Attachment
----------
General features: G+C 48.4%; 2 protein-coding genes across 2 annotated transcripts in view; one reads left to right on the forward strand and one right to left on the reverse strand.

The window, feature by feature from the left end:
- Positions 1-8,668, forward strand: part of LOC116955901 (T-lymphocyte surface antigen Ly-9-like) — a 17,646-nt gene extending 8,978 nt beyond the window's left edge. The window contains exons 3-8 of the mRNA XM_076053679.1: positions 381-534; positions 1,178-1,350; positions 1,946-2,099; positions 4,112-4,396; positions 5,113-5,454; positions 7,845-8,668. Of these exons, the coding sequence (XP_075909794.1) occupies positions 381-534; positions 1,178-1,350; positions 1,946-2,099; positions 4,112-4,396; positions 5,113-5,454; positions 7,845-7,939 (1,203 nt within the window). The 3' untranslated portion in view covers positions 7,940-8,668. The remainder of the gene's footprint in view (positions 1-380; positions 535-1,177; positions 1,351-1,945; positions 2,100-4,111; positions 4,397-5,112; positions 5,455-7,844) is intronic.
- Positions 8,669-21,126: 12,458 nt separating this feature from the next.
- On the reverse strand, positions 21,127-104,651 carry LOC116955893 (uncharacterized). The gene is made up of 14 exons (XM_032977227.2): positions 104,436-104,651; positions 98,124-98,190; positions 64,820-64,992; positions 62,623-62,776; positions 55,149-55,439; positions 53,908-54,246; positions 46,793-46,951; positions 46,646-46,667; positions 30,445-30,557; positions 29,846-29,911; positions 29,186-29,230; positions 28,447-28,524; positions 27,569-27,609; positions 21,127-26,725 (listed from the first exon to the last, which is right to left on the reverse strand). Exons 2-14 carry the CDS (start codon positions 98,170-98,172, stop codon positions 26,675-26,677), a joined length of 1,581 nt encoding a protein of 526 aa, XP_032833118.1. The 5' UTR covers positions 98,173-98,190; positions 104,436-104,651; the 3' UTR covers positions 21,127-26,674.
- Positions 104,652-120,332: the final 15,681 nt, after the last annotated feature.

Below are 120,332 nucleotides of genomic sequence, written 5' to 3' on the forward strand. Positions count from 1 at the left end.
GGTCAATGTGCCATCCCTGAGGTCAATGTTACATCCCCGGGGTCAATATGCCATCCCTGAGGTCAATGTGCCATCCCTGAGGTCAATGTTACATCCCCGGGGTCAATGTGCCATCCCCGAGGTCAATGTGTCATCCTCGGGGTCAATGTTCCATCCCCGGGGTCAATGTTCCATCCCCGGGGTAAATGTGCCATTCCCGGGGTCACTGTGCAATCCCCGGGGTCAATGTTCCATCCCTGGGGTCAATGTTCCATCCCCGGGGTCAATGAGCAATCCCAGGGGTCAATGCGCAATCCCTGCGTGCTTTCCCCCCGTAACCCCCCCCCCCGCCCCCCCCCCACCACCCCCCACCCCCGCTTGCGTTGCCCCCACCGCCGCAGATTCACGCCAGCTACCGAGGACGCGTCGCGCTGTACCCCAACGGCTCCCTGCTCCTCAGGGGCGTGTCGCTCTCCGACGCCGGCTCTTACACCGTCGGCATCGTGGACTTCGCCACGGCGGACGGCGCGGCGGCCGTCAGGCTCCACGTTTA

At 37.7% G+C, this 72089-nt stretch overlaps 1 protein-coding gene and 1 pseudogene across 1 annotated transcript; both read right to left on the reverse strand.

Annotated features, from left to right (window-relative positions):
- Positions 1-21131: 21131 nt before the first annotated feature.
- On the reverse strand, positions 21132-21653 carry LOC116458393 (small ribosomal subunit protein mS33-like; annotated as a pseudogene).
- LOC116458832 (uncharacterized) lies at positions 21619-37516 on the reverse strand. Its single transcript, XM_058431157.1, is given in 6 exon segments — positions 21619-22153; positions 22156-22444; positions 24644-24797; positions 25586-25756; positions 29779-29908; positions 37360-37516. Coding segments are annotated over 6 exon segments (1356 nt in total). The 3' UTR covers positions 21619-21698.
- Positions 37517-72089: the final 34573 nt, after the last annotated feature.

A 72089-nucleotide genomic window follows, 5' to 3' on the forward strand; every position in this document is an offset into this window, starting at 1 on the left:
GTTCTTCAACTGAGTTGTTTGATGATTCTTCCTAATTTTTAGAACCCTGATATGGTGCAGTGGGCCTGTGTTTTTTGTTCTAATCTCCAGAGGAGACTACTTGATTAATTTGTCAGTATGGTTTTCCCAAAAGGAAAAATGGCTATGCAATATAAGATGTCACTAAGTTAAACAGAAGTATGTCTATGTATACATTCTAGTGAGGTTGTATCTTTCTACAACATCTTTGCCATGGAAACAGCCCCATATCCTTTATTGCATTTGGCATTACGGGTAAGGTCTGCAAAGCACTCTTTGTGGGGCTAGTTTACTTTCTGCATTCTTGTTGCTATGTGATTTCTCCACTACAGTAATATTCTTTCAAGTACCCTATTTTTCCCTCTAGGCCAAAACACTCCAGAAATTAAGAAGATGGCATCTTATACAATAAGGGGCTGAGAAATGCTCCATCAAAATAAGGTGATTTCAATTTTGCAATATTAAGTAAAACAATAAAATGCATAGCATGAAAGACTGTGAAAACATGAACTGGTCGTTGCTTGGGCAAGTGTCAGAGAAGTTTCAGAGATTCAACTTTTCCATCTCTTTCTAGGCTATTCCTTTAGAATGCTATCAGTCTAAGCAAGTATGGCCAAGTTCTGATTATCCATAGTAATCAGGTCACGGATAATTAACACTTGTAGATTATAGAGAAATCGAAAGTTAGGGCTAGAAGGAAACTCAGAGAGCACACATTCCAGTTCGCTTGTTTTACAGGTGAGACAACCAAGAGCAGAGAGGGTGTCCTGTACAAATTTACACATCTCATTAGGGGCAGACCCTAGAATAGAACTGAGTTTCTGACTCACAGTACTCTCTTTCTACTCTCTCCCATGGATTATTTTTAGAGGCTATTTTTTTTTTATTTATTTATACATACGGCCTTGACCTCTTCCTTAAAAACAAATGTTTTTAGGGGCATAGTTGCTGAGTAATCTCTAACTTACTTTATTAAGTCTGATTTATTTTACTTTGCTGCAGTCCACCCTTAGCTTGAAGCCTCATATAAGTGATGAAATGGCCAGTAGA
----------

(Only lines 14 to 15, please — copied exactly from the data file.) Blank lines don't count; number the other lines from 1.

- Positions 37517-72089: the final 34573 nt, after the last annotated feature.

A 72089-nucleotide genomic window follows, 5' to 3' on the forward strand; every position in this document is an offset into this window, starting at 1 on the left: